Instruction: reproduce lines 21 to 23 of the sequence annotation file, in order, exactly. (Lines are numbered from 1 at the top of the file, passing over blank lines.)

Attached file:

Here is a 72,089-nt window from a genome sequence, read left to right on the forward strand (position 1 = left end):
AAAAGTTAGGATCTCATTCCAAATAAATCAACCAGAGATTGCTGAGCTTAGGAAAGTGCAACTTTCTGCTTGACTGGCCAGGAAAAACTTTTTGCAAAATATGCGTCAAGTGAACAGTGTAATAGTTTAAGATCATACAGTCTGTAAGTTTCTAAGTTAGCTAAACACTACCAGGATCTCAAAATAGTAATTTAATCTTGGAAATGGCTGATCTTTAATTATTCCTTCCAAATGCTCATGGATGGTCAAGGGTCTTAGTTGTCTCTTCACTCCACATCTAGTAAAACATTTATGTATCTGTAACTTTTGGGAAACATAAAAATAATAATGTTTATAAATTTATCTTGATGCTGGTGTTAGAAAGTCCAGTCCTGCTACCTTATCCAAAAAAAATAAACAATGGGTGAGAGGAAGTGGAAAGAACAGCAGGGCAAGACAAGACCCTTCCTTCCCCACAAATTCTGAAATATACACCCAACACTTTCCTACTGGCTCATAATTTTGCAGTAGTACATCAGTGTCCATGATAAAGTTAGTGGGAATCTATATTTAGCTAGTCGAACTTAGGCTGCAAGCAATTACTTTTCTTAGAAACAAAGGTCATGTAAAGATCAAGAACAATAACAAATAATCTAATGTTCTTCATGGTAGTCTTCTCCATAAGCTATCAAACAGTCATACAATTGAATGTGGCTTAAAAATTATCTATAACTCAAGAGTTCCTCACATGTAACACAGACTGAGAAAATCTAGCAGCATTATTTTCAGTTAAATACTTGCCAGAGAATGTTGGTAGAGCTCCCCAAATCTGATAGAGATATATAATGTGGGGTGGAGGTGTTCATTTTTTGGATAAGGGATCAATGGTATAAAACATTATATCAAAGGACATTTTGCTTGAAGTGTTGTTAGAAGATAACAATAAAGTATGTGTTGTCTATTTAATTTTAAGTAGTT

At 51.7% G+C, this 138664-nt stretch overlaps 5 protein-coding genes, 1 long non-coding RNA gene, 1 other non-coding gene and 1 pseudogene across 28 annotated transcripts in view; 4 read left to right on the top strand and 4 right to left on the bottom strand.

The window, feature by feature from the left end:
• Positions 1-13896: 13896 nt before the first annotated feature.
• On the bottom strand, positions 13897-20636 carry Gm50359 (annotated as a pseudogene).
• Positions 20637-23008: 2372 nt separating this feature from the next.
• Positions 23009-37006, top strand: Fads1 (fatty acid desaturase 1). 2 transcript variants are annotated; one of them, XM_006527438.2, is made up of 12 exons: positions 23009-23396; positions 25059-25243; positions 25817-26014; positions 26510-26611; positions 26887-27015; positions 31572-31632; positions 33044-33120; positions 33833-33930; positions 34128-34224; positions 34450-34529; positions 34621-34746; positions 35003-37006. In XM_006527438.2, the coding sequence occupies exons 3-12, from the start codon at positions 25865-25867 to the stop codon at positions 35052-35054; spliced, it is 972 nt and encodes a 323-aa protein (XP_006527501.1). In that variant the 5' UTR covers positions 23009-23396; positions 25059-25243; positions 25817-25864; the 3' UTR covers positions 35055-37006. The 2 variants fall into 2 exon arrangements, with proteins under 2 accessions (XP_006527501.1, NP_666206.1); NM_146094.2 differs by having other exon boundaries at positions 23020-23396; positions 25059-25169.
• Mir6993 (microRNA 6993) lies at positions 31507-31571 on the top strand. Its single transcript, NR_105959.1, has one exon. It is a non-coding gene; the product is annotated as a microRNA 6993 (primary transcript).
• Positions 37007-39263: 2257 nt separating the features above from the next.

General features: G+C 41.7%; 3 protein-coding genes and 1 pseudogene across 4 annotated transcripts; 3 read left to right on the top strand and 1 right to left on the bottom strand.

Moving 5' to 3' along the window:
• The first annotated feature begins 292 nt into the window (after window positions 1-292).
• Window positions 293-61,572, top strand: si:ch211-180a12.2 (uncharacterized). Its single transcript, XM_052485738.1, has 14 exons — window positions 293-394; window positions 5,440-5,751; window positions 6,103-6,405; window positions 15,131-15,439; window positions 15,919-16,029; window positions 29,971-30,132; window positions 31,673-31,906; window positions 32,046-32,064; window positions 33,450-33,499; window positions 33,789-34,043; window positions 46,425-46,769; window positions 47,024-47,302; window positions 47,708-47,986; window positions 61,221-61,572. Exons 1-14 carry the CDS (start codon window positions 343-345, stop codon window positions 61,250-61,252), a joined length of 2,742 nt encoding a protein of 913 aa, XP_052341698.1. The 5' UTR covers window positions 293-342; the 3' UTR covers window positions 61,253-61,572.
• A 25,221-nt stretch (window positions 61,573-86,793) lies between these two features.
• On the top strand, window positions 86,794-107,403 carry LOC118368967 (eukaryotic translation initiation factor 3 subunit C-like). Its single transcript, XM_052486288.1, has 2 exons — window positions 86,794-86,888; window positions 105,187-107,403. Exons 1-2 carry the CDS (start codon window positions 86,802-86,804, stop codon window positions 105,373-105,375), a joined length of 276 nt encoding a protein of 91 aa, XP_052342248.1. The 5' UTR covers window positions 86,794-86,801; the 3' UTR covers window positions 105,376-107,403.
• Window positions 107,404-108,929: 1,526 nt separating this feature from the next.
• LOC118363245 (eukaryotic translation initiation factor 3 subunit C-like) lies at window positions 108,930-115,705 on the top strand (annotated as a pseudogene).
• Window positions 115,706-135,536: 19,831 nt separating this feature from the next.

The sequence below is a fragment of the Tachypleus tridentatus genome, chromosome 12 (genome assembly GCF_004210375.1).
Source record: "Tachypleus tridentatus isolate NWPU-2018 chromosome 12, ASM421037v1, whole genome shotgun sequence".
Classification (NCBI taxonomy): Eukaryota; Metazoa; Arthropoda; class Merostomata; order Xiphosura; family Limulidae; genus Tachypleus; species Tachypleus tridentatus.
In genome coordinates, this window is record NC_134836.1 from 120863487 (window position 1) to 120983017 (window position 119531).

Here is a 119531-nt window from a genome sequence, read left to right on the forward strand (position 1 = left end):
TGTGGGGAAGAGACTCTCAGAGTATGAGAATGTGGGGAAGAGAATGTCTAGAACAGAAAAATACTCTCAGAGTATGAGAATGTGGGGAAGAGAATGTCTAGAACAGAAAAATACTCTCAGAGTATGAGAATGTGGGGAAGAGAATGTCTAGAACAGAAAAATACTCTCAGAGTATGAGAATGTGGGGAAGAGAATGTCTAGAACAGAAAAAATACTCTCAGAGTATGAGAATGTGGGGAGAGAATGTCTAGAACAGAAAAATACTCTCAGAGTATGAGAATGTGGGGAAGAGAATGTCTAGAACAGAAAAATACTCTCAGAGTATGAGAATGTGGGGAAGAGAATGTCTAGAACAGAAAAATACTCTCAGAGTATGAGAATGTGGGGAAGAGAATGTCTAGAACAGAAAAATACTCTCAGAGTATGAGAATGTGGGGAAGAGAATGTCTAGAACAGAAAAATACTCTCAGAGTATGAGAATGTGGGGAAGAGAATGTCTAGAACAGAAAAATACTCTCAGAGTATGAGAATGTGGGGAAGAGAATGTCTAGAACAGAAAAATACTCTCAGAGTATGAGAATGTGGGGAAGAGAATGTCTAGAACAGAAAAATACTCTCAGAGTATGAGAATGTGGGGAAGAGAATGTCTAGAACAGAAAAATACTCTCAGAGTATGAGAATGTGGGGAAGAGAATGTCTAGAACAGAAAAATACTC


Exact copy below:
Source record: "Tachypleus tridentatus isolate NWPU-2018 chromosome 12, ASM421037v1, whole genome shotgun sequence".
Classification (NCBI taxonomy): Eukaryota; Metazoa; Arthropoda; class Merostomata; order Xiphosura; family Limulidae; genus Tachypleus; species Tachypleus tridentatus.
In genome coordinates, this window is record NC_134836.1 from 120863487 (window position 1) to 120983017 (window position 119531).